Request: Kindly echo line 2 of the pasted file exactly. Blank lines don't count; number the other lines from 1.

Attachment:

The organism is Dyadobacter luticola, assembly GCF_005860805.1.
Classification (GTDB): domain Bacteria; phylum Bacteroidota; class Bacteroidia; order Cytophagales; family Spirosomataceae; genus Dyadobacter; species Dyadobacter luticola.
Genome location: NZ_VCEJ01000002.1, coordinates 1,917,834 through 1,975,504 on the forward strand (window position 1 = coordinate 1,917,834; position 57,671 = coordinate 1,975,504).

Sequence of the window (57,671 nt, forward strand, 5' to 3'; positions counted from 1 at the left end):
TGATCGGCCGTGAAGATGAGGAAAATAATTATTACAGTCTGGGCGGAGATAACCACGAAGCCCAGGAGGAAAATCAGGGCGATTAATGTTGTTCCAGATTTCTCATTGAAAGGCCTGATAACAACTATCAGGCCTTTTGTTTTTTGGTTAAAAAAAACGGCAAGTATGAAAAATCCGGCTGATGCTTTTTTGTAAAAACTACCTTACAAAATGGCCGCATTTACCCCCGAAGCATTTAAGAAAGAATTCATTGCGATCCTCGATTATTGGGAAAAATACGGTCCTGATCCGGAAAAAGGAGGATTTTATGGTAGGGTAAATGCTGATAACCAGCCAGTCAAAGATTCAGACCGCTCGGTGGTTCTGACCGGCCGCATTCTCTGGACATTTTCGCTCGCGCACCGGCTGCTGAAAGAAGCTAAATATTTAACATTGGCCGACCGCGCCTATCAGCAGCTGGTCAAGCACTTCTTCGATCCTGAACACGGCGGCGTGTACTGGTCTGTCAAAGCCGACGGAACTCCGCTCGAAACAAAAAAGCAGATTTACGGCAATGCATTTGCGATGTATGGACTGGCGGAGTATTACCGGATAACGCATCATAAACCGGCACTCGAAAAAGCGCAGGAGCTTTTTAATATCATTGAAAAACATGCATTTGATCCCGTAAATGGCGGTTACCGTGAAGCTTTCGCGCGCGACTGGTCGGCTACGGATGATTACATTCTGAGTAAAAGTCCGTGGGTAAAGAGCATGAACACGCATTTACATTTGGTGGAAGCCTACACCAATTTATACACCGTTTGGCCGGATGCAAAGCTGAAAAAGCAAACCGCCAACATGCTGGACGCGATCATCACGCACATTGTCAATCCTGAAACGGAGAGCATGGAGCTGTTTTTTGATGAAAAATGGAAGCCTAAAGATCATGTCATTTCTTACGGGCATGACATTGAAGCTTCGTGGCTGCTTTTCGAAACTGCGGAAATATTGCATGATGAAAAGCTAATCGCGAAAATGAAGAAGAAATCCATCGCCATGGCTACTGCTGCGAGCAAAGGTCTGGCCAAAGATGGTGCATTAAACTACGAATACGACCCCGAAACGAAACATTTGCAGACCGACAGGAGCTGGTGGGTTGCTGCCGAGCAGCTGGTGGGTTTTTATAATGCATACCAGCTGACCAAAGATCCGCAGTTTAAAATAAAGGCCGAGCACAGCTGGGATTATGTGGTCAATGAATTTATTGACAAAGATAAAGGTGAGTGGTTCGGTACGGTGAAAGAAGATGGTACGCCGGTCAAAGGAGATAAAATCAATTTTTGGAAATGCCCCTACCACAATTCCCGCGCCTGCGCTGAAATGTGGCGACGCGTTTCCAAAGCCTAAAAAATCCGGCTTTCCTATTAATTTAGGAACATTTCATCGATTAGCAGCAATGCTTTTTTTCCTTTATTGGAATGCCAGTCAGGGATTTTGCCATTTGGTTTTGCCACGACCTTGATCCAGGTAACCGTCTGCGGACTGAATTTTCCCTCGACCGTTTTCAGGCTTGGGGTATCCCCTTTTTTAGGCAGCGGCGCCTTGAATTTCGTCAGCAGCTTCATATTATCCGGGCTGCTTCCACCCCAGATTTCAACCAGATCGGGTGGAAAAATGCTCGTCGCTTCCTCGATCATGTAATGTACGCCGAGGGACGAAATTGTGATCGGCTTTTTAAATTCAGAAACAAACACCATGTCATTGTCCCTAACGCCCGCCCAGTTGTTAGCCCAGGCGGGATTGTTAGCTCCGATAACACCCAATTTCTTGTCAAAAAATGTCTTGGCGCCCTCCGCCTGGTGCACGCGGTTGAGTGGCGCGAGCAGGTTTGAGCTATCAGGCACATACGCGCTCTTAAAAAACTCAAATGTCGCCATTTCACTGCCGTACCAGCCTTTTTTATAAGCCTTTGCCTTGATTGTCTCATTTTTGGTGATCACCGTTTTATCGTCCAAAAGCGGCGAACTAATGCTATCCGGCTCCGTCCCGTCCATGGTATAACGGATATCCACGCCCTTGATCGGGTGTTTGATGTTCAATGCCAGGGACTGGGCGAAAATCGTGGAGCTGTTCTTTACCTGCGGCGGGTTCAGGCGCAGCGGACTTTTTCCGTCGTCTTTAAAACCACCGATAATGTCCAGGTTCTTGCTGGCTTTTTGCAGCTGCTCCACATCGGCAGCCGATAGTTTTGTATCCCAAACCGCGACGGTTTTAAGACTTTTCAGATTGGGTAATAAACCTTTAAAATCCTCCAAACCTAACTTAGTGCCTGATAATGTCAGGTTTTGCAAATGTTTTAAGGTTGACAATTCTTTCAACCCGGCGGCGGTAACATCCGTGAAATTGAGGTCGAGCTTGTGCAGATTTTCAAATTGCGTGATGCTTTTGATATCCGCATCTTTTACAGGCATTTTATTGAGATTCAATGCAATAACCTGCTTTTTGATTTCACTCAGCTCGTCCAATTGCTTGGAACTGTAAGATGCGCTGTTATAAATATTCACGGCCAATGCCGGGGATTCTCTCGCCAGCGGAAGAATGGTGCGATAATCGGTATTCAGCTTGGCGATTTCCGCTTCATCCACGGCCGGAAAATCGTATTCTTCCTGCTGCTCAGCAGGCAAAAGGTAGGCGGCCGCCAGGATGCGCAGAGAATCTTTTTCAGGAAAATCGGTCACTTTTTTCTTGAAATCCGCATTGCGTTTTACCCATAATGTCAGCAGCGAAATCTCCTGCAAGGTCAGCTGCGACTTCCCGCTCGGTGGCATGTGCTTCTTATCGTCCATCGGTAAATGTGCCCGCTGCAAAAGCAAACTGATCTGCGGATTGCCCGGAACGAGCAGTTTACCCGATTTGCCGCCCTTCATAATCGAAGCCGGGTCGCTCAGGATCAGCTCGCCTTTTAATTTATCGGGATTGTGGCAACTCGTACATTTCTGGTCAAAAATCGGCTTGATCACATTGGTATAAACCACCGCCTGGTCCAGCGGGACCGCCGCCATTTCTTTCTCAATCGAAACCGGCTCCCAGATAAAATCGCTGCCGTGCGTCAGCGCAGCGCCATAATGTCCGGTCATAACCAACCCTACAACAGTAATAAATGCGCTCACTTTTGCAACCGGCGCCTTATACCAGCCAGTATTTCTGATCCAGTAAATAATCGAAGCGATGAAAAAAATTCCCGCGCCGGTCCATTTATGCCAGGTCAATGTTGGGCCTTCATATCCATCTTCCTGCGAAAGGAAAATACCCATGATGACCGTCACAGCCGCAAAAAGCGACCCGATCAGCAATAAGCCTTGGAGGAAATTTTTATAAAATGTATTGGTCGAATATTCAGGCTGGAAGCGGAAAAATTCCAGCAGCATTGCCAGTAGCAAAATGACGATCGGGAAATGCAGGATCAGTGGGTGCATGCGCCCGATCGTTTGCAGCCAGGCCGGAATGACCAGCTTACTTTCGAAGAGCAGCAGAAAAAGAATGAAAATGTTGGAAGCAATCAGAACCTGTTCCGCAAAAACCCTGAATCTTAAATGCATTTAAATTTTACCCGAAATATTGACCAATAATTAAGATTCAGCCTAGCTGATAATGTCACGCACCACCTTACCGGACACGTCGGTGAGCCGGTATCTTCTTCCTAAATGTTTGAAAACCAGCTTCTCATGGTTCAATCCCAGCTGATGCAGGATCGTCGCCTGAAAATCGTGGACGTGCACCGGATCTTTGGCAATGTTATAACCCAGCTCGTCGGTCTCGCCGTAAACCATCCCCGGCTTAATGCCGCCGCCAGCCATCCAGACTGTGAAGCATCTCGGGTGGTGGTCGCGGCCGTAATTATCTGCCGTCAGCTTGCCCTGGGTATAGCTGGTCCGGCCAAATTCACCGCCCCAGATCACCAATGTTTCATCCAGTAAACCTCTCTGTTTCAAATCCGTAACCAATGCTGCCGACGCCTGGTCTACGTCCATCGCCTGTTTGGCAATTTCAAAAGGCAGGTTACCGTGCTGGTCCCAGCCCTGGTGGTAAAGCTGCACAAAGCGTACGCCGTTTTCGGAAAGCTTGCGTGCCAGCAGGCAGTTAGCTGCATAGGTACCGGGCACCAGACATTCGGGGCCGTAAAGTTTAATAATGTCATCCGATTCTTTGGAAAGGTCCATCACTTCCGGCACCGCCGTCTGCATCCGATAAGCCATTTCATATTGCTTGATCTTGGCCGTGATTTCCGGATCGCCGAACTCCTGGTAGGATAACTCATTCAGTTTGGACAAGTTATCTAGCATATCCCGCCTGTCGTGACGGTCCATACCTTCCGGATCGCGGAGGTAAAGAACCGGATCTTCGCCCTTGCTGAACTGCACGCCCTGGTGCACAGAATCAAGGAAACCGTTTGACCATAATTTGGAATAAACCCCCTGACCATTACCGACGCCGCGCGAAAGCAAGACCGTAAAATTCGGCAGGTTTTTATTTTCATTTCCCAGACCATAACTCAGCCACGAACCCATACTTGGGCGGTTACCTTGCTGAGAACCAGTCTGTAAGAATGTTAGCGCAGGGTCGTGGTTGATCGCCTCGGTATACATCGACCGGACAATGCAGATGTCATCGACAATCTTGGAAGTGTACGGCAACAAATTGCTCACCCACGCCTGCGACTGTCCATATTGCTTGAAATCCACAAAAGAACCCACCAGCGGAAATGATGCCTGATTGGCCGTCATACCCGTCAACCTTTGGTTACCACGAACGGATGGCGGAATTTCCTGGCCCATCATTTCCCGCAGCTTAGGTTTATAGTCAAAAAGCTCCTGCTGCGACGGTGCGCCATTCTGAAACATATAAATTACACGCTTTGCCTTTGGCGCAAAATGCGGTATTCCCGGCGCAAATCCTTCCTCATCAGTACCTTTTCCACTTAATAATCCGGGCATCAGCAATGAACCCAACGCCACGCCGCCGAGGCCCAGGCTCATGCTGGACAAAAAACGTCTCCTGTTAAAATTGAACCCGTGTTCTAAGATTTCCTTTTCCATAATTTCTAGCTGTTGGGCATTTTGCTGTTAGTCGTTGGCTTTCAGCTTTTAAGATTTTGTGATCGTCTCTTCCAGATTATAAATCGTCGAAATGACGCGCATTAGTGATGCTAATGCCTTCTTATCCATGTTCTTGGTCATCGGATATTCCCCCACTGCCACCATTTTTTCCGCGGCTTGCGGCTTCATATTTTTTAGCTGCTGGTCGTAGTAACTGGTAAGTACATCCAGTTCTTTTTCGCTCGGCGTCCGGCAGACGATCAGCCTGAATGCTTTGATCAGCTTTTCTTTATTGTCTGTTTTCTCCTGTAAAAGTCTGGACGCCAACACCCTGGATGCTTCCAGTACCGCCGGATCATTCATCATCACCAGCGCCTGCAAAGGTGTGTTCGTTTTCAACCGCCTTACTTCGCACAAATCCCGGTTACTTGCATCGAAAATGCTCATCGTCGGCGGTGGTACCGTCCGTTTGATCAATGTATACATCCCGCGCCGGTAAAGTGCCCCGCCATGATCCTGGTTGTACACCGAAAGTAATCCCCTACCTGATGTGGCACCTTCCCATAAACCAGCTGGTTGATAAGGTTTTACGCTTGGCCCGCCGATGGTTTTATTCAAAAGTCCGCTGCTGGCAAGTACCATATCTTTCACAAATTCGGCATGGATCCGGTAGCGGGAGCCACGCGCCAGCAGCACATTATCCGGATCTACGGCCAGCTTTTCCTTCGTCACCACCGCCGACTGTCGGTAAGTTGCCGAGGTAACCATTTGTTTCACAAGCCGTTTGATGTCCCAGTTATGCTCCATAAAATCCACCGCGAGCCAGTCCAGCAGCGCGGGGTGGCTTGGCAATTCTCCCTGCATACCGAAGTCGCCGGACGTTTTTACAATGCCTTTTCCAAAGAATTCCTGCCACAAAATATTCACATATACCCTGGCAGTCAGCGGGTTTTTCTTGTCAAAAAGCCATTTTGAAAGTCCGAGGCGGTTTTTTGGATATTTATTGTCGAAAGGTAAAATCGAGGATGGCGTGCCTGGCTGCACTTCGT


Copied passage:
Classification (GTDB): domain Bacteria; phylum Bacteroidota; class Bacteroidia; order Cytophagales; family Spirosomataceae; genus Dyadobacter; species Dyadobacter luticola.